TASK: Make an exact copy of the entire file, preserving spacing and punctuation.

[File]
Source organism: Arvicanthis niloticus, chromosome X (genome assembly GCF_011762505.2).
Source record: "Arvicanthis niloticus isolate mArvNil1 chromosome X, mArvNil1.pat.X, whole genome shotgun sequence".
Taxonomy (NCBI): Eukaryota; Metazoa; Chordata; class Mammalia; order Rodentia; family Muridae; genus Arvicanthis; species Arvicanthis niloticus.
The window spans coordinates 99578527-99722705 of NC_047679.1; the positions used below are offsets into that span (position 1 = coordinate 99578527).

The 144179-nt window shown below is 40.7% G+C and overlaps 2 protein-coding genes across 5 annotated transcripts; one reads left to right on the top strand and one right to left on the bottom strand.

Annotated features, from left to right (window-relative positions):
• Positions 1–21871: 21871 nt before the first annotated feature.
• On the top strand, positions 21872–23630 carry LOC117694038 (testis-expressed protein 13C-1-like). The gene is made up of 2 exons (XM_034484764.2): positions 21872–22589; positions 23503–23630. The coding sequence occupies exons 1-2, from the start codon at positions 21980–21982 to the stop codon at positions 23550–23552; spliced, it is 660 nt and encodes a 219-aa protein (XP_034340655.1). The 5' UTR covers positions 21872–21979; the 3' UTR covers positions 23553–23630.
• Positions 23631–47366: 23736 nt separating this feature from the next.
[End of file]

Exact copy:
Source organism: Arvicanthis niloticus, chromosome X (genome assembly GCF_011762505.2).
Source record: "Arvicanthis niloticus isolate mArvNil1 chromosome X, mArvNil1.pat.X, whole genome shotgun sequence".
Taxonomy (NCBI): Eukaryota; Metazoa; Chordata; class Mammalia; order Rodentia; family Muridae; genus Arvicanthis; species Arvicanthis niloticus.
The window spans coordinates 99578527-99722705 of NC_047679.1; the positions used below are offsets into that span (position 1 = coordinate 99578527).

The 144179-nt window shown below is 40.7% G+C and overlaps 2 protein-coding genes across 5 annotated transcripts; one reads left to right on the top strand and one right to left on the bottom strand.

Annotated features, from left to right (window-relative positions):
• Positions 1–21871: 21871 nt before the first annotated feature.
• On the top strand, positions 21872–23630 carry LOC117694038 (testis-expressed protein 13C-1-like). The gene is made up of 2 exons (XM_034484764.2): positions 21872–22589; positions 23503–23630. The coding sequence occupies exons 1-2, from the start codon at positions 21980–21982 to the stop codon at positions 23550–23552; spliced, it is 660 nt and encodes a 219-aa protein (XP_034340655.1). The 5' UTR covers positions 21872–21979; the 3' UTR covers positions 23553–23630.
• Positions 23631–47366: 23736 nt separating this feature from the next.